You can understand why the water quality of our urban water supplies is so important. After all, the majority of the United State's population now live in or near cities. Big cities mean big development over large areas, which can certainly have an impact on the local water supply.
It's not that hard to imagine that as cities grow, things happen that can harm the quality of the local water resources. That is why most governments must take measures to protect rivers, streams, lakes, and aquifers when small towns grow into big cities.
Here are some water-quality issues that relate to urban development.
The EPA has some ideas of things you can do to lessen detrimental effects of urban stormwater runoff:
Keep litter, pet wastes, leaves, and debris out of street gutters and storm drains--these outlets drain directly to lake, streams, rivers, and wetlands.
Apply lawn and garden chemicals sparingly and according to directions.
Dispose of used oil, antifreeze, paints, and other household chemicals properly, not in storm sewers or drains. If your community does not already have a program for collecting household hazardous wastes, ask your local government to establish one.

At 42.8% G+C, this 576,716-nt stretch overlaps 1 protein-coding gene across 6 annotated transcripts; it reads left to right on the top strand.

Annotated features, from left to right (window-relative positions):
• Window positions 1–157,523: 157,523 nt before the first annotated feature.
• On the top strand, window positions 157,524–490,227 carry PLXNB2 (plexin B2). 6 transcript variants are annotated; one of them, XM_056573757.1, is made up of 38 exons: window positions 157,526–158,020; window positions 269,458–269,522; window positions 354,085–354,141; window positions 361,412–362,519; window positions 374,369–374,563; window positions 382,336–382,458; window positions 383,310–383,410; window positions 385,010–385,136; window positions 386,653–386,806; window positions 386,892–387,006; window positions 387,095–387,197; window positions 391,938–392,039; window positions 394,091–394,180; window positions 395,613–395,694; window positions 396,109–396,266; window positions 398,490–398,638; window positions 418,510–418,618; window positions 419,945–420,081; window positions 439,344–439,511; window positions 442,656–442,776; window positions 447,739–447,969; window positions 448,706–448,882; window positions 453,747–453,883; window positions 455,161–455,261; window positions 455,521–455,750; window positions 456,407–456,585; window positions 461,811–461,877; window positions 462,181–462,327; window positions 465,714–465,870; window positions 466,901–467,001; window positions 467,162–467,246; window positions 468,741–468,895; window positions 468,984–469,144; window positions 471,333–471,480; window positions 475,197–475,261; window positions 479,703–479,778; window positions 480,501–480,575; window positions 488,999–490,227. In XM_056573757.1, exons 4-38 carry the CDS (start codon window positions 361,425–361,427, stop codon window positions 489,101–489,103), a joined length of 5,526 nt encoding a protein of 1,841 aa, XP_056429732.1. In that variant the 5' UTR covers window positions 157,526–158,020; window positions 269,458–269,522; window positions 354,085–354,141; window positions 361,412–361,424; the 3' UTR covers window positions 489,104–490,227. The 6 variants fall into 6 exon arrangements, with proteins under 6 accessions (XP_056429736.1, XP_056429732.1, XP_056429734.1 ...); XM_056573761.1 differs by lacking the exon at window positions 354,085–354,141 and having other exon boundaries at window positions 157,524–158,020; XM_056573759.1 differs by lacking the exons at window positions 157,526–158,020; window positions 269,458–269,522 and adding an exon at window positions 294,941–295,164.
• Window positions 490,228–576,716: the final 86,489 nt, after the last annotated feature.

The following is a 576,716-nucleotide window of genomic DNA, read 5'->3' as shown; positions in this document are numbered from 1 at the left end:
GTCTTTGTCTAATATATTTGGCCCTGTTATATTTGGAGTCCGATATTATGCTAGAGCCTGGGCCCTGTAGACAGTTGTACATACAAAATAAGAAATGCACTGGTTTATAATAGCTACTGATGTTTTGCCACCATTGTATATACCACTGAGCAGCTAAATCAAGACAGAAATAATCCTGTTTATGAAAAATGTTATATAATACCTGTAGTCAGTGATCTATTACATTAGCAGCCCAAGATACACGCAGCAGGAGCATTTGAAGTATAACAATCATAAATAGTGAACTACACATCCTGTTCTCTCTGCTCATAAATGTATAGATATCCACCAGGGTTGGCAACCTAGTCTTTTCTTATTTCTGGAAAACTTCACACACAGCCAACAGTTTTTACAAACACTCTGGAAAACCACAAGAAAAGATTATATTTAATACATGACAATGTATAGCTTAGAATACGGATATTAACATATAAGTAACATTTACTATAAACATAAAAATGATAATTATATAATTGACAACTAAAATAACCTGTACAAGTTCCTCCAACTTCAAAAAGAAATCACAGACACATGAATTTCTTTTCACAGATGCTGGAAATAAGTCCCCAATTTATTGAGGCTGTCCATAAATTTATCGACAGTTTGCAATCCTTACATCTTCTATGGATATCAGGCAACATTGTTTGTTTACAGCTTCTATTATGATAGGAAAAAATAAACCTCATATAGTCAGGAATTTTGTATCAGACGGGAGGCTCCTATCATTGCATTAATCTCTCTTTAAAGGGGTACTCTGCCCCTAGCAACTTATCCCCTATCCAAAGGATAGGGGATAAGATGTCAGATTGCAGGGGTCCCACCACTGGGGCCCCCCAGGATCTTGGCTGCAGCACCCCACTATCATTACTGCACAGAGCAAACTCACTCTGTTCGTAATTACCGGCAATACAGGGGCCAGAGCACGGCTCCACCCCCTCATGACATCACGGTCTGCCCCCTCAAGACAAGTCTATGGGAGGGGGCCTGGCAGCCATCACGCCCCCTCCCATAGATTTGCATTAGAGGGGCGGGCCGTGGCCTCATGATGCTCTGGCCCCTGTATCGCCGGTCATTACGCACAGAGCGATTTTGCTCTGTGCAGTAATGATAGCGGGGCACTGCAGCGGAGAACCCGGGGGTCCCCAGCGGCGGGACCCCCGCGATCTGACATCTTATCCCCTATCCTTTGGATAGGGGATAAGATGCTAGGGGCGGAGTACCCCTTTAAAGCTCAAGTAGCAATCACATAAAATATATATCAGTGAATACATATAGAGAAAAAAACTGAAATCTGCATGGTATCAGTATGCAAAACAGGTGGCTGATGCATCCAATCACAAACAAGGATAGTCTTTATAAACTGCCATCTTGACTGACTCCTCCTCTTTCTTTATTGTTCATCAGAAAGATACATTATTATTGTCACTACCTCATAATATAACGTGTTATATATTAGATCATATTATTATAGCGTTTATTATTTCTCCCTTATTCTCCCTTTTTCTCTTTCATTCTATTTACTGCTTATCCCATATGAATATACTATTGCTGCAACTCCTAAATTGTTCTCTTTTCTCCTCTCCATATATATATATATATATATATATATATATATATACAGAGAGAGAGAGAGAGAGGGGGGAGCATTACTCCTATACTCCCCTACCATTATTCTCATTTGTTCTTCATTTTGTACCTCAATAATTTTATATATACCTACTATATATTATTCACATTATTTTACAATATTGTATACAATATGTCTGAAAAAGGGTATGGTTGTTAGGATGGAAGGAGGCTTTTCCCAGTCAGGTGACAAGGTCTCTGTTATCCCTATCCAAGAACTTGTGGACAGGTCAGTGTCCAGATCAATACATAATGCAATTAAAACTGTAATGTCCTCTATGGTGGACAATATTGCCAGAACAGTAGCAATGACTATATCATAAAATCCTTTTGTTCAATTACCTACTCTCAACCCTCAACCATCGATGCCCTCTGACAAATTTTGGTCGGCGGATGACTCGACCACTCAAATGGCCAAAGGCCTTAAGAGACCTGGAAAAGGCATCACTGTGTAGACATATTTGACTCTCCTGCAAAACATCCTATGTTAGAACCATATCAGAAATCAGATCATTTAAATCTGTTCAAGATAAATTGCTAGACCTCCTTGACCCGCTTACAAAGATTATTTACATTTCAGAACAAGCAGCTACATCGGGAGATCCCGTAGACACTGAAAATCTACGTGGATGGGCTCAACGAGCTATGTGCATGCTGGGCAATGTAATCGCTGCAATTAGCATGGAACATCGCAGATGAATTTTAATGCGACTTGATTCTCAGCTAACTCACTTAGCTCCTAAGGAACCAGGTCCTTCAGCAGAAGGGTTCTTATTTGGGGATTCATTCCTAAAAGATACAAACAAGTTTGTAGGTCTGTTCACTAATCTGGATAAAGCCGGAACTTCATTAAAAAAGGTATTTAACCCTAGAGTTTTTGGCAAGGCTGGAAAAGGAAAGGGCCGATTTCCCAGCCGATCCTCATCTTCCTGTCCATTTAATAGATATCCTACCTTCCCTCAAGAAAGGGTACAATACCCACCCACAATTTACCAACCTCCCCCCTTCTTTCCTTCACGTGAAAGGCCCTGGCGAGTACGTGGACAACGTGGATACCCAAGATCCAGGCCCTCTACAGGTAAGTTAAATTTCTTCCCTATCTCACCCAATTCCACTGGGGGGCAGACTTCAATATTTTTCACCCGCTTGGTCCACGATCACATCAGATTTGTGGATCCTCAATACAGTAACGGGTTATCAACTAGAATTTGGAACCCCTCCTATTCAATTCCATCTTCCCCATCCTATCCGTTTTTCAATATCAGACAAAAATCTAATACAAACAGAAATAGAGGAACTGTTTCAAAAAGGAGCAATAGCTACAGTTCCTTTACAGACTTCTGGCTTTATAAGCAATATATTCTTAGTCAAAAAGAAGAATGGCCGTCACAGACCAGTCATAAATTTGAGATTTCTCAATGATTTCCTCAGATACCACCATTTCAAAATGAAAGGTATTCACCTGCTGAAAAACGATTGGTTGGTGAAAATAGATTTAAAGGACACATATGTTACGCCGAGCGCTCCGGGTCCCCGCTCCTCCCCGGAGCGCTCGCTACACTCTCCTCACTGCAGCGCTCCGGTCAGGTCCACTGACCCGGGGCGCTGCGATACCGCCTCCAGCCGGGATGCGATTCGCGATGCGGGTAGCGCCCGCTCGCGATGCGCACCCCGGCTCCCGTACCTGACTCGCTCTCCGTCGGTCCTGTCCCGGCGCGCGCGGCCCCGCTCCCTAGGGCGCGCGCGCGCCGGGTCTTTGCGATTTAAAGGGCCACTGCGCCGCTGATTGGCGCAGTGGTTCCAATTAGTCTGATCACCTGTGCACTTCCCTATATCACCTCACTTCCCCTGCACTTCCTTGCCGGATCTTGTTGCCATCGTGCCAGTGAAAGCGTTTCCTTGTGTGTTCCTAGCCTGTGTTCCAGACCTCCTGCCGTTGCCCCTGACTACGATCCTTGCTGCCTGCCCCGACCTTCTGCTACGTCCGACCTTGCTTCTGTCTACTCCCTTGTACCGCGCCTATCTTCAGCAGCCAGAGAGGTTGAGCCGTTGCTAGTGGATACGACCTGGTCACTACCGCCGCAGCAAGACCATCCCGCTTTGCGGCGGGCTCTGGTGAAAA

Clean up spilled brake fluid, oil, grease, and antifreeze. Do not hose them into the street where they can eventually reach local streams and lakes.
Control soil erosion on your property by planting ground cover and stabilizing erosion-prone areas.
Encourage local government officials to develop construction erosion/sediment control ordinances in your community.
Have your septic system inspected and pumped, at a minimum, every 3-5 years so that it operates properly.
Purchase household detergents and cleaners that are low in phosphorous to reduce the amount of nutrients discharged into our lakes, streams and coastal waters.
Information in this section is from the U.S. Geological Survey Water-Resources Investigations Report 96-4302, 1996, "Everyone Lives Downstream" (poster). Poster is available by calling 770-903-9100.